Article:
Overall, it is with a palpable sense of relief that many logistics leaders are drawing a curtain on 2022. Despite the volatility and disruption, for some, the year ended far better than it started. Rewind to those first few months when the average cost of a global 40-foot GP ocean container was at about $10,000, there was an acute shortage of transport capacity and a talent drought that saw some companies pay a higher hourly warehouse labor rate than the equivalent salaried senior logistics executive.
As we closed the year out, and despite overall logistics costs continuing to increase, some transportation rates are tumbling. For example, according to the Freightos Baltic Exchange, that average cost of a global 40-foot GP ocean container has more than halved and is now sitting at around the $4,000 mark. A couple of sluggish economic quarters coupled with the looming fear of economic recession dampening consumer confidence and some sectors of the logistics industry, as they say, turned on a dime. Having said that, if you are still paying $10,000 for that 40-foot GP ocean container and your competitors are paying $4,000, then clearly you have a problem.
Logistics leaders must be cautious and temper their optimism for easier times in 2023. For many, over the past few years, the challenges of reducing costs and improving service have been less of a priority as the industry went into survival mode to keep up with demand in a highly constrained market. However, as the following figure demonstrates, third-party logistics services are in the top three of resources having negative impacts on the cash flow of organizations. If the CFO or CSCO of your organization has not come calling for cost savings, they will.
Preparing For, and Running, a Successful Transportation Tender
Many logistics leaders are dusting off their bidding tools and processes as well as the perennial procurement favorite, the spreadsheet. Service providers across all modes of transportation are bracing themselves for a swell in tenders and there is plenty of pent-up demand to suggest that this year´s tender season will be lengthy and frenetic. As next figure details, some companies have not tendered their transportation for quite some time.
Surely tendering transportation is like riding a bicycle. A skill that, through lack of practice, might be rusty but is not altogether forgotten. Expectations have moved on and there are some fundamental best practices that must be incorporated to be successful in any transportation tender. Like everyone believing their baby is the most beautiful, most logistics leaders believe that their tender is the most important piece of business to have come to market. … In reality, it probably isn´t — no comment on the babies.
Here are three top tips for logistics leaders to follow and that will ensure a successful and happy transportation tendering season for one and all.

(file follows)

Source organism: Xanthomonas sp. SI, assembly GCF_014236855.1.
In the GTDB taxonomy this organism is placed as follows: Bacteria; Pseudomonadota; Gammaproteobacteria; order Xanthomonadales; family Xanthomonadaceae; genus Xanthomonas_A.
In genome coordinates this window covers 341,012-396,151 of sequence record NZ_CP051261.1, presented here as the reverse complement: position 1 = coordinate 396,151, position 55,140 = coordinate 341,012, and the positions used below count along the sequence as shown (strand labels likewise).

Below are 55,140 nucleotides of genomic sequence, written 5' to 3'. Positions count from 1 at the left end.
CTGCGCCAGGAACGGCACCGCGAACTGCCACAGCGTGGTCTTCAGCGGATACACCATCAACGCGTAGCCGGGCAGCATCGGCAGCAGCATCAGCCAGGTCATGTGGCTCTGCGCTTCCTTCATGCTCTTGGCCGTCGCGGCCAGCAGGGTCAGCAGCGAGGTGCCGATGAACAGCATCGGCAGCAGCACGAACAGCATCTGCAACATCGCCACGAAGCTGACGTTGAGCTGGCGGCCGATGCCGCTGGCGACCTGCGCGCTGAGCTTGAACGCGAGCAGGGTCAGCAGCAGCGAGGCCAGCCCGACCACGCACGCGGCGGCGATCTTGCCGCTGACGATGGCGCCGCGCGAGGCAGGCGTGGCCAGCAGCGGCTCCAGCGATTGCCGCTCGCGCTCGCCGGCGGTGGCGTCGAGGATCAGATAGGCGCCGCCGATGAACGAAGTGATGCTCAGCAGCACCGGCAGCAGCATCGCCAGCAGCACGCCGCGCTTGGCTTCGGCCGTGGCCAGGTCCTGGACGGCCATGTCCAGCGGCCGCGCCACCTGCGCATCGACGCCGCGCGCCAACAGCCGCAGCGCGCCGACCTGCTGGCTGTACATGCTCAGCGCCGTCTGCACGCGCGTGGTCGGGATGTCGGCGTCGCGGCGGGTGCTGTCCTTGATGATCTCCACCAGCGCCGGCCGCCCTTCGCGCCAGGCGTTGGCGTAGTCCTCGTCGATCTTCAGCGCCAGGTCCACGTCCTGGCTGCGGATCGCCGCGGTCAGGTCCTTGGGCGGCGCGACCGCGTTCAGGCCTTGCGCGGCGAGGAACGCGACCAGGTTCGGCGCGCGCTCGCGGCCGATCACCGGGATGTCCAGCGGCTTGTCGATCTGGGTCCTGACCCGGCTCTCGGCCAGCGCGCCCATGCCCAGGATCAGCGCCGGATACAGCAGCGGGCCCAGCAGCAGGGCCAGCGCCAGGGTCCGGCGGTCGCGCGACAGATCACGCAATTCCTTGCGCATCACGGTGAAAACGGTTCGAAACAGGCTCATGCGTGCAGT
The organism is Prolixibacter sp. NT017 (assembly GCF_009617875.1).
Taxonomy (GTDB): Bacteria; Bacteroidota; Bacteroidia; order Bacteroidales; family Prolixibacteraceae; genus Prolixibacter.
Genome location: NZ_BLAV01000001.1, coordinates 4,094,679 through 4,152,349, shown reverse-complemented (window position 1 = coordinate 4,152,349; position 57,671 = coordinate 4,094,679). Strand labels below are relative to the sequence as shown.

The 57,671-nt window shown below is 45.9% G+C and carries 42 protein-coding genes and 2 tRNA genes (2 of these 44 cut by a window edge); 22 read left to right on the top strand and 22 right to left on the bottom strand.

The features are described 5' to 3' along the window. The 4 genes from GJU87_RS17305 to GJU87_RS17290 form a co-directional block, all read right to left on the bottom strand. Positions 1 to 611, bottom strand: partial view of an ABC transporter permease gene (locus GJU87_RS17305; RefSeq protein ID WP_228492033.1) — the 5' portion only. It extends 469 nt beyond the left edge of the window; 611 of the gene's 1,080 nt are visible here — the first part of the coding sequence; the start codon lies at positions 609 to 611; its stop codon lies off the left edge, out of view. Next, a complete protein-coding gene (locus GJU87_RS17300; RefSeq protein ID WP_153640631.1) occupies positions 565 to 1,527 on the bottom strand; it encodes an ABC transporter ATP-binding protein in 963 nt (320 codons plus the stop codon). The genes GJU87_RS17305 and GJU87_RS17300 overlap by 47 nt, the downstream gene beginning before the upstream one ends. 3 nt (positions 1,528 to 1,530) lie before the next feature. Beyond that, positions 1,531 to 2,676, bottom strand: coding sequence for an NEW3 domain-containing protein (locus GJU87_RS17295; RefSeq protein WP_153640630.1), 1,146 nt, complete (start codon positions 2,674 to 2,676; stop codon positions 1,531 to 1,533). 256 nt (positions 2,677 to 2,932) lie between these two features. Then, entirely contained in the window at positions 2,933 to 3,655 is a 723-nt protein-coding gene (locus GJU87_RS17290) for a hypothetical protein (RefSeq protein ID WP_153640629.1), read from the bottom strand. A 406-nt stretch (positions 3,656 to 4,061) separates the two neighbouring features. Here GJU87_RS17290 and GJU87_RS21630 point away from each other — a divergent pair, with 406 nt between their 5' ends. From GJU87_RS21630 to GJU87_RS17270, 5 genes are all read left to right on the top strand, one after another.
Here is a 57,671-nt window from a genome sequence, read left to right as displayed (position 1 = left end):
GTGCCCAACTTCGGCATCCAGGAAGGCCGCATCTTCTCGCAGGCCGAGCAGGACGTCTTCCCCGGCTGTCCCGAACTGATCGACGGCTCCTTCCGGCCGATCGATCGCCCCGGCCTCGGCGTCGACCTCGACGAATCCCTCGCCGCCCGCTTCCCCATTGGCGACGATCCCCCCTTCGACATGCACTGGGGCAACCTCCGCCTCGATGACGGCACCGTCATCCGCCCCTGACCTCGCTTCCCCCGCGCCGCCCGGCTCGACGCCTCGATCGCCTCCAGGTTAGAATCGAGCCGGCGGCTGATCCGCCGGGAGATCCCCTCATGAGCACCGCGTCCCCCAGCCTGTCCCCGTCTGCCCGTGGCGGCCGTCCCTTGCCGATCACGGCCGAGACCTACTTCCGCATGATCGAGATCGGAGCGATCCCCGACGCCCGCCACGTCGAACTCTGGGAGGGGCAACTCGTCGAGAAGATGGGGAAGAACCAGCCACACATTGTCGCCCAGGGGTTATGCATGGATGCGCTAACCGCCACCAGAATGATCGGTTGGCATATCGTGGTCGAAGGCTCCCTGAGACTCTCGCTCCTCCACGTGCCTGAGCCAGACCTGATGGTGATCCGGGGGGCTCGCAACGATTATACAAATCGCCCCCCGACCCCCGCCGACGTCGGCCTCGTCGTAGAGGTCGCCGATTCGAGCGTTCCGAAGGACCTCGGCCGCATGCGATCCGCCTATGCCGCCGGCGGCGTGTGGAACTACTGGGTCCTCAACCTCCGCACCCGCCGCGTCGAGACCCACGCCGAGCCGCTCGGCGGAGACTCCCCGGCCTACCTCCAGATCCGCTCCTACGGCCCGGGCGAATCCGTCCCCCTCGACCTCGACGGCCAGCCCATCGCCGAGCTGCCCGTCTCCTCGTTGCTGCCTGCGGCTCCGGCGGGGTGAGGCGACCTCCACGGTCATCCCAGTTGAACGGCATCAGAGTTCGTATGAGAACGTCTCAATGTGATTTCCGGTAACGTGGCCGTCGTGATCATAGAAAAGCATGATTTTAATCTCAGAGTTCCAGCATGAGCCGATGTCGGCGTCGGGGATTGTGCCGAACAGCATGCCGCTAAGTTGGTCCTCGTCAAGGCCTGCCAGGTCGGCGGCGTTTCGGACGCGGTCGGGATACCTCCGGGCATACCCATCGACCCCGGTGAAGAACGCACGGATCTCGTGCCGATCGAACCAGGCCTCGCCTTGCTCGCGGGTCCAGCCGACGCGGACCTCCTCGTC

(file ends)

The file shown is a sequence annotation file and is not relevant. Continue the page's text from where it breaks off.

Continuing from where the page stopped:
No. 1 — Fail to forecast and I forecast you´ll fail.
Having the ability to crystalize anticipated volumes by lane and mode, at least, over the next 12 months is crucial for success. Forecasting is never an exact science, if it is not a strong competency within your organization, provide a realistic plus and minus tolerance with the forecast and review and update it regularly. Be transparent with your forecasting methodology and anticipate and inform changes, carriers greatly appreciate collaborative customers.
No. 2 — Competitive pricing does not mean cheap rates.
In an environment where transportation rates are tumbling there is often an overriding temptation to race for the bottom. Shippers and carriers alike are equally guilty of making a tender all about the price. If the past three years have taught us anything, and I hope they have, it is that to secure a competitive price you need to follow a simple equation.
No. 3 — Remember it takes two to tango. Become a shipper of choice.
Whether working with carriers, freight forwarders and/or assorted 3PLs, service providers will absolutely assess the ease and appeal of doing business with shippers. A spiky, non-responsive, overly demanding and uncompromising customer could be altogether turned away, or, more likely, reluctantly engaged with and pay a premium to compensate for their disruptive nature and all-round bad attitude. Shippers of choice often demonstrate behaviors such as:
- Implementing efficient and flexible processes and resources to simplify business for carriers.
- Adopting technology for connectivity, billing and innovation of data sharing.
- Having a partnership mindset that favors long-term strategies, payment terms and methodologies for cost management.
Whatever your motivation for tendering transportation, whether it’s a simple benchmarking exercise or a wholesale change in service providers, have a clear goal and vision of your expected outcome. It’s fine to see where the tides (responses) take you, but rudderless ships often fail to reach safe havens. You don´t have to pre-empt the outcome — that almost defeats the objective of a competitive bid — but bear in mind pragmatic logisticians rarely like surprises.
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